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From Barnes & NobleThe Barnes & Noble Review
Cuba's prowess on the baseball diamond and in the boxing ring -- and its consistent Olympic bounty -- is an open secret. Murkier, though, is the role of sports in a closed society that some star athletes risk their lives to escape. In Pitching Around Fidel, acclaimed sportswriter S. L. Price powerfully documents the life of the Cuban athlete, forced by the state to choose between family and a shot at the American Dream.
There is a seductive purity to sport in Cuba. While salaries of major leaguers rage out of control in the United States, Cuban ballplayers are hardly paid at all. Havana's Industriales, once the team of Orlando "El Duque" Hernandez, are cheered by raucous crowds. Price observes: "I look around at the faces. The eyes all have that unhealthy third-world sheen, watery and bloodshot and buttermilk yellow. But everybody seems so happy."
Even Cuba's decrepit venues evoke nostalgia. Built in 1991, Havana's Kid Chocolate Boxing Hall's "cramped, dingy, un-airconditioned confines lend it the tawdry patina of the fistic palaces once found in every major American city."
For every Rey Ordoñez or El Duque who escapes Cuba, there is a player of comparable skill who remains. Legendary infielder Omar Linares is Cuba's answer to Ozzie Smith; Lazare Valle, the emotional pitcher who for years has dominated in Cuba, is considered to be as good as El Duque, if not better. Cuba even has its own Muhammad Ali: the great heavyweight Teofilo Stevenson, three-time Olympic gold medal winner, who physically resembles Ali and who can also float like a butterfly and sting like a bee.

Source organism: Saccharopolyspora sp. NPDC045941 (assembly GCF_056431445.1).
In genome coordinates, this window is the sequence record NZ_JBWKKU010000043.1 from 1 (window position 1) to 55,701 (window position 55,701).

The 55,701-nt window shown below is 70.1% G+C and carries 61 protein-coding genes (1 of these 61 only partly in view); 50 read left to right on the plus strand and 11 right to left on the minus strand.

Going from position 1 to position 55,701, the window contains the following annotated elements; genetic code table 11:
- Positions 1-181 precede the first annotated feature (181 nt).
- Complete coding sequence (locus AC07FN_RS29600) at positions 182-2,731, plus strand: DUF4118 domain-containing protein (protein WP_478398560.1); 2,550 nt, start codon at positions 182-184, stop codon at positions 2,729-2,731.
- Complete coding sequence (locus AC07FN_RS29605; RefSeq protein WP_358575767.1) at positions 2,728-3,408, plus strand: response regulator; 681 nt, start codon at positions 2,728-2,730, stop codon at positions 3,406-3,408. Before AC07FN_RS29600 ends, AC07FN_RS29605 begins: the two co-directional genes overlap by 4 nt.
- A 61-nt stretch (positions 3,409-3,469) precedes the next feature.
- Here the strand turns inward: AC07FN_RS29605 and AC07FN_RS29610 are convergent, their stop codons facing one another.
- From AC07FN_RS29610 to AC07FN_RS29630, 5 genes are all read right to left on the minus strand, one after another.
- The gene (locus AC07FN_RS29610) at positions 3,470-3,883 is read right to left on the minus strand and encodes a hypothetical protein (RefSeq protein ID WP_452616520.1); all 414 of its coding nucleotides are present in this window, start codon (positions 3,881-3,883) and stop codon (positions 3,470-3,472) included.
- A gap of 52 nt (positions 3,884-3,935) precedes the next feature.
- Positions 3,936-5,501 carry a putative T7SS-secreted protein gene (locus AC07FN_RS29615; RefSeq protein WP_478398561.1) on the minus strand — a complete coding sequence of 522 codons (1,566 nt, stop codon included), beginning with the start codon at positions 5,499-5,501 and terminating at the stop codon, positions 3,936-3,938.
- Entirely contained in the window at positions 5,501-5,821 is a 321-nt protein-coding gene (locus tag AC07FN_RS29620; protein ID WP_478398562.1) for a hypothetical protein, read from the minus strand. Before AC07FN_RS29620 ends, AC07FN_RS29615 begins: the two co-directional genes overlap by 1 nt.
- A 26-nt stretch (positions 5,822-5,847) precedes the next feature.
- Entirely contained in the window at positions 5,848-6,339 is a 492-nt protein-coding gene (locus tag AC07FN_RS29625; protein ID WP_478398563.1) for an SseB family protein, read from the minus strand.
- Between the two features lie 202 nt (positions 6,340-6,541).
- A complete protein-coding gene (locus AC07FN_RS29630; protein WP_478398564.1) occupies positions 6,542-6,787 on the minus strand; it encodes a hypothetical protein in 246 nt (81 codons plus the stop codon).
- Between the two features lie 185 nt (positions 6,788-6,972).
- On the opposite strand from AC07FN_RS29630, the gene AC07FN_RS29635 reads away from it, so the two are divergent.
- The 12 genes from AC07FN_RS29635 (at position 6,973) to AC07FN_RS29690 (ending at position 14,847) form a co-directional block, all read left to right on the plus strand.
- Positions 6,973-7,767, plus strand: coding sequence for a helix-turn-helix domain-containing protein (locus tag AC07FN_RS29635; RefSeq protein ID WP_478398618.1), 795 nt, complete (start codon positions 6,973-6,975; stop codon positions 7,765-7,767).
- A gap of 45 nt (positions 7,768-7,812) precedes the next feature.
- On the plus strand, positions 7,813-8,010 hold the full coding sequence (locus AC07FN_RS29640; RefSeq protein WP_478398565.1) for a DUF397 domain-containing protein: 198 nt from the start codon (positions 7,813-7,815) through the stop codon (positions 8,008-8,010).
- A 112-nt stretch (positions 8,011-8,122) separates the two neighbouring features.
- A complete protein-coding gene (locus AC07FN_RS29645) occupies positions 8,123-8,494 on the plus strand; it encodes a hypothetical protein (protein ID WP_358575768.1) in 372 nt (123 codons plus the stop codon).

For Fidel Castro, success in sports symbolically equates to success for the Revolution. Cuba funnels young athletes into various ministries of sport. Rather than dwell in fear of future defections, officials proudly anticipate success in the 2008 Olympics. Love of sport and country is greater, they say, than American love of money.
Cuban athletes live in squalor, according to Price. "Each time a player bounds out smiling, he trails behind him the unmistakable odor of a toilet that will never flush." Cuba's starving athletes are like starving artists whose work is censored. Even the biggest stars can be banned from their beloved sport if they say the wrong things, associate with American agents, or -- in the case of El Duque -- if a brother defects.
For Cuban athletes, the lure of American fame and riches -- and the chance to compete on a bigger, grander scale -- is strong. The price of leaving, however, is prohibitively steep -- not to mention the danger. Valle is unwilling to leave the one thing more important to him than baseball: his family. Others, such as Ana Quirot, who recovered from third-degree burns to be a silver medalist in the 1996 Atlanta Olympics, are still loyal to Castro.
Price's initial impression of Cuba is that of a mysterious and pulsating island, where extranjeros (tourists) are ever willing to buy sex from jineteras (prostitutes): "Go for the old cars or girls or rum, or a Cold War thrill, or a night at Kid Chocolate on a balmy winter evening, and you can convince yourself that any number of illusions are real." Tracking sports authorities from Havana to Guantánamo, Price is bombarded by revolutionary propaganda, hassled by bureaucracy, nearly killed on a perilous highway, and ultimately depressed by the poverty. Athletes are gracious but elusive, their answers often abrupt or suspect. Official doublespeak evokes Orwell's 1984. What begins as an adventure ends as a nightmare.
The famous photographer Raul Corrales "still believes mightily in the revolution, and I suppose it's all a matter of what you choose to see," Price observes. Ultimately, what the embittered author of this thought-provoking book sees is an antiquated and corrupt political regime that exploits the very athletes who care so deeply about their country. (Brenn Jones)